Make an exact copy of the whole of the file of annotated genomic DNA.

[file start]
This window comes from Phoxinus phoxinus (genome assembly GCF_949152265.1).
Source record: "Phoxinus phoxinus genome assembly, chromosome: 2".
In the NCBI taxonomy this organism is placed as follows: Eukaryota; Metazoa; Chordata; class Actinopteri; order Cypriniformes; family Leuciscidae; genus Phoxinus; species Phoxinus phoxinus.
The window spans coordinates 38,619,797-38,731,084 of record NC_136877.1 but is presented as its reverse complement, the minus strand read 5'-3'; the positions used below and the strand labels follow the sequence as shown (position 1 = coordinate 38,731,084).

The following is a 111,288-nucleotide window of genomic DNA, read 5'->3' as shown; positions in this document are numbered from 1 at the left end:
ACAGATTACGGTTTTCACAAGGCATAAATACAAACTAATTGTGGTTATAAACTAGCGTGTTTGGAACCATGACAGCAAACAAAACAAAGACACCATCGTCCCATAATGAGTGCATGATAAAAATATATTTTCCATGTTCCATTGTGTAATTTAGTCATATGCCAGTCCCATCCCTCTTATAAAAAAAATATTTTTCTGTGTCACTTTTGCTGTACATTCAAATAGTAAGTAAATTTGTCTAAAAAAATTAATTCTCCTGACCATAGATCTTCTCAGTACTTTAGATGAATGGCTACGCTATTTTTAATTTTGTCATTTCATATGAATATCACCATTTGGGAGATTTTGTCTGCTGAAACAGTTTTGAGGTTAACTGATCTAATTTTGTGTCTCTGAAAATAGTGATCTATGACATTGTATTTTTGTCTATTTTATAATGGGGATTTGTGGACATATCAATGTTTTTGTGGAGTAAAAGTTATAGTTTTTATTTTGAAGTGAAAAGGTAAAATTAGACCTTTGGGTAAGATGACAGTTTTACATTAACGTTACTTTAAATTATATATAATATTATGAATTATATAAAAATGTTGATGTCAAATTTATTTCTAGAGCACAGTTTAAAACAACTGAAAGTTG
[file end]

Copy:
This window comes from Phoxinus phoxinus (genome assembly GCF_949152265.1).
Source record: "Phoxinus phoxinus genome assembly, chromosome: 2".
In the NCBI taxonomy this organism is placed as follows: Eukaryota; Metazoa; Chordata; class Actinopteri; order Cypriniformes; family Leuciscidae; genus Phoxinus; species Phoxinus phoxinus.
The window spans coordinates 38,619,797-38,731,084 of record NC_136877.1 but is presented as its reverse complement, the minus strand read 5'-3'; the positions used below and the strand labels follow the sequence as shown (position 1 = coordinate 38,731,084).

The following is a 111,288-nucleotide window of genomic DNA, read 5'->3' as shown; positions in this document are numbered from 1 at the left end:
ACAGATTACGGTTTTCACAAGGCATAAATACAAACTAATTGTGGTTATAAACTAGCGTGTTTGGAACCATGACAGCAAACAAAACAAAGACACCATCGTCCCATAATGAGTGCATGATAAAAATATATTTTCCATGTTCCATTGTGTAATTTAGTCATATGCCAGTCCCATCCCTCTTATAAAAAAAATATTTTTCTGTGTCACTTTTGCTGTACATTCAAATAGTAAGTAAATTTGTCTAAAAAAATTAATTCTCCTGACCATAGATCTTCTCAGTACTTTAGATGAATGGCTACGCTATTTTTAATTTTGTCATTTCATATGAATATCACCATTTGGGAGATTTTGTCTGCTGAAACAGTTTTGAGGTTAACTGATCTAATTTTGTGTCTCTGAAAATAGTGATCTATGACATTGTATTTTTGTCTATTTTATAATGGGGATTTGTGGACATATCAATGTTTTTGTGGAGTAAAAGTTATAGTTTTTATTTTGAAGTGAAAAGGTAAAATTAGACCTTTGGGTAAGATGACAGTTTTACATTAACGTTACTTTAAATTATATATAATATTATGAATTATATAAAAATGTTGATGTCAAATTTATTTCTAGAGCACAGTTTAAAACAACTGAAAGTTG